Navigating the epilepsiome – live from Tübingen

2D. I am writing this post during our EuroEPINOMICS meeting in Tübingen listening to presentation from CoGIE, the EuroEPINOMICS project working on IGE/GGE and Rolandic Epilepsies and RES, the project on rare epilepsies. At some point during the afternoon, I made my selection for the best graph during the presentations today – an overview of the conservation space of epilepsy genes. Continue reading

Three things you didn’t know about epilepsy and genes

Fall colors. Just a brief summary of how this post originated. Eckernförde is a small city north of Kiel and the weekly Sunday destination of my daughter and me because of the wave pool.  This past Sunday, daylight saving and the fact that she didn’t like her dinner had confused the little girl, and we had been awake since 4AM. As a consequence, she fell asleep on the way, and I kept driving to let her sleep. We made it as far as Haddeby, and I used this time to mentally put a post together that I had been planning for some time. These are the three things that are often misunderstood with regards to epilepsy and genes. Continue reading

CHD2 encephalopathy as a novel Dravet-like epilepsy syndrome

Negative for SCN1A. Today the first major paper by the EuroEPINOMICS-RES consortium was published in the American Journal of Human Genetics online. As you might recall from some of our previous posts, RES has worked on gene identification in patients with Dravet Syndrome negative for SCN1A using trio exome sequencing. A significant fraction of patients turned out to be positive for SCN1A with mutations initially missed using conventional sequencing techniques. However, there was also a second gene that we discovered in an initial cohort of patients with SCN1A-negative Dravet Syndrome. This gene was CHD2.  While working on the functional studies in zebrafish, CHD2 was also discovered as a novel gene for epileptic encephalopathies by both Carvill and collaborators and the Epi4K consortium. These parallel discoveries clearly highlight the relevance of this gene in human epilepsy and suggest that CHD2 mutations might be more common than mutations in many of the other candidate genes discovered in the last 12 months. In addition, when looking closer, the phenotype of the patients was not exactly Dravet Syndrome, but might represent a novel fever-related epileptic encephalopathy. Continue reading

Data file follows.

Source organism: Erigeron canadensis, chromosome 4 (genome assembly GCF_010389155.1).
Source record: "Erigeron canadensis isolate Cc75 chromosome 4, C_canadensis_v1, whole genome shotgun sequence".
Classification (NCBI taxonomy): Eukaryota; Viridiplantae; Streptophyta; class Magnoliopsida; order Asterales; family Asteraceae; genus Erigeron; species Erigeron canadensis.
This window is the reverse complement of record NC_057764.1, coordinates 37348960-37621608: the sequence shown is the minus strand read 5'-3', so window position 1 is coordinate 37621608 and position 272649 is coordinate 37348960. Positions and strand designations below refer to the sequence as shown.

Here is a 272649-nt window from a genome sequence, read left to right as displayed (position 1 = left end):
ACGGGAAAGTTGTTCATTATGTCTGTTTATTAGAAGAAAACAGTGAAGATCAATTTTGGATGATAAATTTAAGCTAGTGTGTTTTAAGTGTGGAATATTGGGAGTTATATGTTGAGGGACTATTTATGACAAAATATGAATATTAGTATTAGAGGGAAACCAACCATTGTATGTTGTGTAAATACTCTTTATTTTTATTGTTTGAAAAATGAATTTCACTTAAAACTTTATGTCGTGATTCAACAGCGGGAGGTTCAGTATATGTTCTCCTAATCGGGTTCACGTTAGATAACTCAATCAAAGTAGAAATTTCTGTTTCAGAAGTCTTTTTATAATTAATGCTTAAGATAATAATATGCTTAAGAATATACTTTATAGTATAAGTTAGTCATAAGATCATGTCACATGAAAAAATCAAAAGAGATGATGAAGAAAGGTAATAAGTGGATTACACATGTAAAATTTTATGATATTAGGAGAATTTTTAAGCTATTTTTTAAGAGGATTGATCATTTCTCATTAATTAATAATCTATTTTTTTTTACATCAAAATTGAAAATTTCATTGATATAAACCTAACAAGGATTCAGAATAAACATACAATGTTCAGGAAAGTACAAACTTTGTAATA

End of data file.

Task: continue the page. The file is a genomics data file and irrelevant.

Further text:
The pebbles of Demosthenes, the King’s speech, and the genetics of stuttering

Communication breakdown. The Greek orator Demosthenes was said to treat his speech impediment by talking with pebbles in his mouth and shouting above the roar of the ocean waves. US Vice President Joe Biden, brutally nicknamed Joe Impedimenta in school, worked on his stuttering reading Emerson and Yeats aloud. Hollywood actor Samuel L. Jackson overcame blocks and pauses while talking by interjecting his trade mark profanity. Given the list of famous people who stutter including Isaac Newton, Charles Darwin, and Theodore Roosevelt, I feel in pretty good company. I am a person who stutters myself, even though my speech impediment is currently mild. Stuttering is a neurodevelopmental disorder whose genetic architecture is entirely unexplored on the molecular level but clinically shares resemblance with many other neurodevelopmental disorders that we have written about on this blog. Today is International Stuttering Awareness Day. I have thought back and forth about whether I want to write this post given my personal involvement as a person who stutters and the resulting lack of objectivity. However, I finally decided to do so in order to put stuttering where it belongs – on a research blog about neurogenetics. Continue reading